We ended with another odd addition to the menu - beignets. Broadway Cafe's beignets are small, about the size of a silver dollar. When you order the dessert ($3.95), you get a whole plate full, maybe a dozen total. They are still doughy in the inside, coated with powdered sugar. They taste like they're really bad for you (read: they are heavy and sugary and addictive). Twelve sounds like a lot, but I'm telling you, you'll finish them off.
Our female server was cute and enthusiastic, but she forgot about us for a while after she delivered our entrees. Mumbai vegetables made me suck down the water, and my glass was empty for quite a while before our waitress resurfaced. There was also a young male host, who ran to the door and held it open for us when we entered and exited. Very pleasant, I'll say that much.
The decor is fairly simple - wooden booth and tables, cartoonish paintings of the New York theater district and well-known Broadway shows. Nothing fancy, just casual and unprepossessing.
Verdict: A nice neighborhood find.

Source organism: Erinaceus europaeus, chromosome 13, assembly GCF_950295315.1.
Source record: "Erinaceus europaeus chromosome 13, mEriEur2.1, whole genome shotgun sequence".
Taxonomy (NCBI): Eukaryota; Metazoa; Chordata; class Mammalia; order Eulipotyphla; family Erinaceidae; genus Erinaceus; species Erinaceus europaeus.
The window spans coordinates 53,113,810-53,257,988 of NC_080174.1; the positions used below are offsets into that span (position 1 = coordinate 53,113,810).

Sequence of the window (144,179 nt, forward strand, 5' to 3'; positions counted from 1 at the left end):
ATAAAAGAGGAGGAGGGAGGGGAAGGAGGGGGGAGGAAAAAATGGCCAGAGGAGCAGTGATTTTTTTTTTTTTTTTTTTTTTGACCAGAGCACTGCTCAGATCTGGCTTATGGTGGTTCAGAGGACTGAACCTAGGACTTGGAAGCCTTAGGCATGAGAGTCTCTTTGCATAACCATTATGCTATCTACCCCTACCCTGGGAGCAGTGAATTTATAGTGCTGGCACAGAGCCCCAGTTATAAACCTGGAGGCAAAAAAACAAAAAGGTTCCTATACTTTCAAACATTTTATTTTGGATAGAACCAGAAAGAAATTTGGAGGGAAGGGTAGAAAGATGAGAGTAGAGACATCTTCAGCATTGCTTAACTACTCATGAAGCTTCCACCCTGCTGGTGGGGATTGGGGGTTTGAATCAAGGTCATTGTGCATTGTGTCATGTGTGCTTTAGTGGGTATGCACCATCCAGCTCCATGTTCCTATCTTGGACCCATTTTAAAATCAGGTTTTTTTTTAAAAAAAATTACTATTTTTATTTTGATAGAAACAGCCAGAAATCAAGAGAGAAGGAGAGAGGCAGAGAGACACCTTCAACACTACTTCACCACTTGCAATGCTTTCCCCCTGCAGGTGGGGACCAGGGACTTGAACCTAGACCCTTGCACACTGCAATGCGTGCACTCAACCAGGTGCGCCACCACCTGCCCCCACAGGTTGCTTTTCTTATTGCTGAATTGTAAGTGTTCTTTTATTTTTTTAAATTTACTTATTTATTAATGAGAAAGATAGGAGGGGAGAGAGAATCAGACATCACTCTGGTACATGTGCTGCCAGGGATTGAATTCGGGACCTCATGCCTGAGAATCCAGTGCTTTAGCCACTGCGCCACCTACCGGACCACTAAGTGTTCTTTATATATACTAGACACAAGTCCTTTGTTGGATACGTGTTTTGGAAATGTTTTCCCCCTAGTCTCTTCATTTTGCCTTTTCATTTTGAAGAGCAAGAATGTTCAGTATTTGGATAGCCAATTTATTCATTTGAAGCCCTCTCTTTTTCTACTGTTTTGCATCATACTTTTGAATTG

Wednesday, November 2, 2011
1745 Peachtree Rd. Atlanta, GA www.tuktukatl.com
Last night my friend Valerie and I had dinner at Tuk Tuk, located in Brookwood Place on Peachtree in Buckhead. The restaurant occupies the space previously taken by Taurus, above the Viking store. (There's elevator access to the upper level.) I'd never been there before, but I knew Tuk Tuk was owned and operated by Dee Dee Niyomkul, daughter of the creators of the delicious, nearby swanky Thai restaurant Nana. With that legacy, I figured there must be some great food in store for me at Tuk Tuk.
So is Tuk Tuk on par with the grand Nan? Hmmm. No. But I want to immediately qualify that negative with a few notes: